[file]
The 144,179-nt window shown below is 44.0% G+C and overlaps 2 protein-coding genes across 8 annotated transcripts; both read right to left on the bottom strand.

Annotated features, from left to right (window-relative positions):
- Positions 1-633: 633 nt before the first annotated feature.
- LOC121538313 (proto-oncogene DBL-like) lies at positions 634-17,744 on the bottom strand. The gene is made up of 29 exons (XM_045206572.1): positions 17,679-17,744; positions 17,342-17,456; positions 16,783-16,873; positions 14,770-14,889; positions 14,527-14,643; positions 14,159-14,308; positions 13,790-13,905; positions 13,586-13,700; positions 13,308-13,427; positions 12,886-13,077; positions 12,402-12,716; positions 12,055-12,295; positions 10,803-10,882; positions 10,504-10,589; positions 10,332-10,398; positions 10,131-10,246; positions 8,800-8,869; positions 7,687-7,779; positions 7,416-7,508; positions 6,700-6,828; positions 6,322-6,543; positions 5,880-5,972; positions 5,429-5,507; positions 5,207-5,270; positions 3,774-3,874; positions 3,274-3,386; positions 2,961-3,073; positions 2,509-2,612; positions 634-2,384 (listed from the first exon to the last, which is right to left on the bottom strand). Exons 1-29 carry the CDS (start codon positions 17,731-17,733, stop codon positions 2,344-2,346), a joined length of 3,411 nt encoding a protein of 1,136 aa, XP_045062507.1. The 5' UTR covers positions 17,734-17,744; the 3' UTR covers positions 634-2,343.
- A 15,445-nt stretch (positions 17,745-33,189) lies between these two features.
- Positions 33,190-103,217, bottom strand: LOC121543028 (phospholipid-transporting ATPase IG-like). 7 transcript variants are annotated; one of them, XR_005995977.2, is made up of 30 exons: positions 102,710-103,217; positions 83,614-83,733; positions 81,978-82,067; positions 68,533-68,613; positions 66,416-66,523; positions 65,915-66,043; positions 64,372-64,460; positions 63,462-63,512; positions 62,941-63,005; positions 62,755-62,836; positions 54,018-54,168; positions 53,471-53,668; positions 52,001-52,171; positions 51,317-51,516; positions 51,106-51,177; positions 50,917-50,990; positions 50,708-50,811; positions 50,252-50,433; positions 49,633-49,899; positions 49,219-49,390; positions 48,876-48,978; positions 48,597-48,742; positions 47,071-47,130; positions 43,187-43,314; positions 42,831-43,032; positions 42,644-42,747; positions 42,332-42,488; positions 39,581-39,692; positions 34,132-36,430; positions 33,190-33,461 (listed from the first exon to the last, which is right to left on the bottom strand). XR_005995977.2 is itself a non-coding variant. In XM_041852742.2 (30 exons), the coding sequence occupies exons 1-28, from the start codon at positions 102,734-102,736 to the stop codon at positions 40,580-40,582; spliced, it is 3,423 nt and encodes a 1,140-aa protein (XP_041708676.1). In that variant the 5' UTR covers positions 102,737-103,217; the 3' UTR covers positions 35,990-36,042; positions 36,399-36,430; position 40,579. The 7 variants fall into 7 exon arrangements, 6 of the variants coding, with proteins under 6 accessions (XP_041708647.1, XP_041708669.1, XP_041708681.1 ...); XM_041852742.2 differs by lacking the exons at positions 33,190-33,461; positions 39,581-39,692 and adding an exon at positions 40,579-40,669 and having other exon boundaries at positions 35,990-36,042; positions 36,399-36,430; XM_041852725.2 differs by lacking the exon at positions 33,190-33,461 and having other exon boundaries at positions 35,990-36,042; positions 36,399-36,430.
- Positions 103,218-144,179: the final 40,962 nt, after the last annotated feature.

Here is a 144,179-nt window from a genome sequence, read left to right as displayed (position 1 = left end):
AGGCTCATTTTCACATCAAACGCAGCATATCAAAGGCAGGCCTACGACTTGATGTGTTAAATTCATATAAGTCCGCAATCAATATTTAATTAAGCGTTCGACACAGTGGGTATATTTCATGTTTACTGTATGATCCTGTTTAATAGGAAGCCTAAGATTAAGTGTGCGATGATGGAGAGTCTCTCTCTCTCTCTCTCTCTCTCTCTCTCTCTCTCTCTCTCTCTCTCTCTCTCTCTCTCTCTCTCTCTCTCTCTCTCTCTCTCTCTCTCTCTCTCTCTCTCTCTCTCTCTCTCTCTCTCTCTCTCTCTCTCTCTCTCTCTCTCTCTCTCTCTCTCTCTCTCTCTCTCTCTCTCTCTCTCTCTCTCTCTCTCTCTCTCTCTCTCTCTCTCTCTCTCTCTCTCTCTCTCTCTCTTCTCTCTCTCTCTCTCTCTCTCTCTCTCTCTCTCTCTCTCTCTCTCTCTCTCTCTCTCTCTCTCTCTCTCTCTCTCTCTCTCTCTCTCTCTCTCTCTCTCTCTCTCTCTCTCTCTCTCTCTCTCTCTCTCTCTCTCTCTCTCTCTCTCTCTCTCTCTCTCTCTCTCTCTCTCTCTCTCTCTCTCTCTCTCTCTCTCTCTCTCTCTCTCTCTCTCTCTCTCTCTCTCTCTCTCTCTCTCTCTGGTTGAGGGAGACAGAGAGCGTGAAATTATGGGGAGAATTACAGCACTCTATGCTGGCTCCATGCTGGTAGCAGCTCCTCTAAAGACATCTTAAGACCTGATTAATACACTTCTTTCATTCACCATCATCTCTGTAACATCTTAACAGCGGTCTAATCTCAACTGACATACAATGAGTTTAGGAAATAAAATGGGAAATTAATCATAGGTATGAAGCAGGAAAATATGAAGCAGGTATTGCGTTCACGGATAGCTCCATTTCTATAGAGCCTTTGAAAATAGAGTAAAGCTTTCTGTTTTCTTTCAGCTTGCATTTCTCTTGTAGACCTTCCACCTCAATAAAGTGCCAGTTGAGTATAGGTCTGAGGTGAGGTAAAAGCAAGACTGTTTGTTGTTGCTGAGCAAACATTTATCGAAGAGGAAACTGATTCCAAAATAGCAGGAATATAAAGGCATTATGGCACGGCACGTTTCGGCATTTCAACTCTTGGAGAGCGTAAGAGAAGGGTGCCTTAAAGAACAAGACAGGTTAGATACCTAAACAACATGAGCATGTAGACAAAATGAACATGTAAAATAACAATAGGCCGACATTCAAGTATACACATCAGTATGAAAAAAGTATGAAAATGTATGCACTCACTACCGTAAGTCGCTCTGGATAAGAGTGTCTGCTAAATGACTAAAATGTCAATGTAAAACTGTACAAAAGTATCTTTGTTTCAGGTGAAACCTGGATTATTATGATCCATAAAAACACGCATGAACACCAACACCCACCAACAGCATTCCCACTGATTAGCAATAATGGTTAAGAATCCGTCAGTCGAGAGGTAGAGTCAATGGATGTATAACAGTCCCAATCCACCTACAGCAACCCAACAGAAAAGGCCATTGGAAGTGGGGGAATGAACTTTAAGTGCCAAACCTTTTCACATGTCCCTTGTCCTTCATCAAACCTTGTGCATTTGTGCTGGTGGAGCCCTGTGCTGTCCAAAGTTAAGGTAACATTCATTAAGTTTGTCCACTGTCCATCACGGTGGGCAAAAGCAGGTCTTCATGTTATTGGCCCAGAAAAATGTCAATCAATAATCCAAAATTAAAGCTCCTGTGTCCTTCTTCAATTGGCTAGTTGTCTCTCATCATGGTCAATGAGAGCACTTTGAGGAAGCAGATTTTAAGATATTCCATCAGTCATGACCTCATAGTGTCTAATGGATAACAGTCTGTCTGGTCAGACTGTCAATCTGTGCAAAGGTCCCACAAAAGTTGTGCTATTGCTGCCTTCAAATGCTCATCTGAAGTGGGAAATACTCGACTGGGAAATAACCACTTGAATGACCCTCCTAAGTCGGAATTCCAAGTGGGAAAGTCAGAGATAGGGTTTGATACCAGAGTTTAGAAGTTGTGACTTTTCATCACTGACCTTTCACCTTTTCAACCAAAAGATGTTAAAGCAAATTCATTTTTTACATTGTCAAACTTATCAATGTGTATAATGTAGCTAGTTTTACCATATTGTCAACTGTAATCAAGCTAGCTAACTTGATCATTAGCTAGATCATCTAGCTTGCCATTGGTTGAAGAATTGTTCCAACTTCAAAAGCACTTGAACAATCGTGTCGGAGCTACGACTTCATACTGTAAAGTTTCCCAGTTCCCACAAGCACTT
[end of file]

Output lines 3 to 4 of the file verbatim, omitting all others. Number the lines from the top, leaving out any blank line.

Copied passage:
- Positions 1-633: 633 nt before the first annotated feature.
- LOC121538313 (proto-oncogene DBL-like) lies at positions 634-17,744 on the bottom strand. The gene is made up of 29 exons (XM_045206572.1): positions 17,679-17,744; positions 17,342-17,456; positions 16,783-16,873; positions 14,770-14,889; positions 14,527-14,643; positions 14,159-14,308; positions 13,790-13,905; positions 13,586-13,700; positions 13,308-13,427; positions 12,886-13,077; positions 12,402-12,716; positions 12,055-12,295; positions 10,803-10,882; positions 10,504-10,589; positions 10,332-10,398; positions 10,131-10,246; positions 8,800-8,869; positions 7,687-7,779; positions 7,416-7,508; positions 6,700-6,828; positions 6,322-6,543; positions 5,880-5,972; positions 5,429-5,507; positions 5,207-5,270; positions 3,774-3,874; positions 3,274-3,386; positions 2,961-3,073; positions 2,509-2,612; positions 634-2,384 (listed from the first exon to the last, which is right to left on the bottom strand). Exons 1-29 carry the CDS (start codon positions 17,731-17,733, stop codon positions 2,344-2,346), a joined length of 3,411 nt encoding a protein of 1,136 aa, XP_045062507.1. The 5' UTR covers positions 17,734-17,744; the 3' UTR covers positions 634-2,343.